On the Fence

walking on a fence
#1950. Agfa HDC 200, Canon Canonet QL17 Giii.
I was taking photos around Sarah’s parents’ farm when she decided to walk on the fence (which overlooks a steep 50m (150ft) drop. I was grateful this photo turned out because I noticed my QL17 wasn’t giving me accurate meter readings in the fading evening light. I bracketed most of my shots, but I only had one chance with this photo. Fortunately, I added an extra stop to compensate for the bright sky.


sitting on a fence
#1951. Agfa HDC 200, Canon Canonet QL17 Giii.

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2 Comments

  1. I am considering adding a “simpler” camera to my kit for when I want to leave the Minolta XD-11 and X-700 at home. I read some reviews of the Canonet QL17 GIII and Olympus Trip 35, which interest me. Which one do you prefer?

    I would get a Minolta CLE and an M Rokkor 40mm F2 lens, but that’s not in my budget.

    1. Hi Khürt. I love them both and for different reasons. They are different user experiences.

      The Trip 35 is definitely more of a point & shoot. You only need to set the zone focus and then frame your shot. Unfortunately, I occasionally forget to set the focus and end up with blurry photos. I find auto mode to be very reliable and the Trip 35 often takes great photos in low light situations. As long as I remember to set the focus, I know I can count on the Trip 35.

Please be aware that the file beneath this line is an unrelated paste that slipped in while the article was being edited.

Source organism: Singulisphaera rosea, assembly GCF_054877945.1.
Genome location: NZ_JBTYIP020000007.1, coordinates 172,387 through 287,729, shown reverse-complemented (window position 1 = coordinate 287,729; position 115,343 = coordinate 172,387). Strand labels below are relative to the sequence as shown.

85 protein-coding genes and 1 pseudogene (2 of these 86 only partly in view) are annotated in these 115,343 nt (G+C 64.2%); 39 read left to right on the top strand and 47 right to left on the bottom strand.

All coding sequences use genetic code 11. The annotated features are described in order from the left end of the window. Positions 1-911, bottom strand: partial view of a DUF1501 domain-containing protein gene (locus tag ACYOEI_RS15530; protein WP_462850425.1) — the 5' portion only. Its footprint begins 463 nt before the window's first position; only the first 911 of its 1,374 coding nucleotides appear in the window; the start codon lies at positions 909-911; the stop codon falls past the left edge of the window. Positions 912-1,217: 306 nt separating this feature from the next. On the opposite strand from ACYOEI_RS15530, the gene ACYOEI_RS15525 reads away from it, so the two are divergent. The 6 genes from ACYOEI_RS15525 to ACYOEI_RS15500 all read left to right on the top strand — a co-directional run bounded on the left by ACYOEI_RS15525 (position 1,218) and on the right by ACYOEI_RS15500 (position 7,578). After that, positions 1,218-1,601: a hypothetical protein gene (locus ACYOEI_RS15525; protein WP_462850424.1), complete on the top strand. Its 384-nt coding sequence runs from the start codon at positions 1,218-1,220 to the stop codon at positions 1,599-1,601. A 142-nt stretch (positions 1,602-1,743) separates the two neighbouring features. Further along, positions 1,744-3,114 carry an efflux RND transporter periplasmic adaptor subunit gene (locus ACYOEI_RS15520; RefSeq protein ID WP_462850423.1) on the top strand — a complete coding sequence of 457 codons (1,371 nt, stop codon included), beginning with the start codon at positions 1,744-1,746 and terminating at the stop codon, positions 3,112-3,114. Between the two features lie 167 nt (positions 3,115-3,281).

The QL17 is a rangefinder with shutter priority. You choose your shutter speed and the light meter sets the aperture. The viewfinder always shows you the selected aperture, so you can change your shutter speed to get the aperture you want before taking a photo. Or you can shoot in manual mode. The QL17 was originally meant to take a mercury battery, and since those are discontinued, you need to use an equivalent. However, using alkaline batteries will impact the accuracy of the light meter (the voltage and discharge curves are different). Instead, I use a zinc air hearing aid battery in a battery adapter. The zinc air is closer to the original mercury battery in voltage and so the light meter has better accuracy. That being said, I often make adjustments when I suspect the meter is wrong.

      Both cameras take great photos, and while the Trip 35 is easier to use, the QL17 is more versatile. The QL17 is definitely a slower experience when taking photos, but I love that. I enjoy having to think through a shot before pressing the button. And once I’m in the groove, it does become faster to use. I have a lot of fun shooting with the QL17 and I often choose it over the Trip 35.

      I hope this helps. And I hope you enjoy shooting with whichever camera you decide to purchase!

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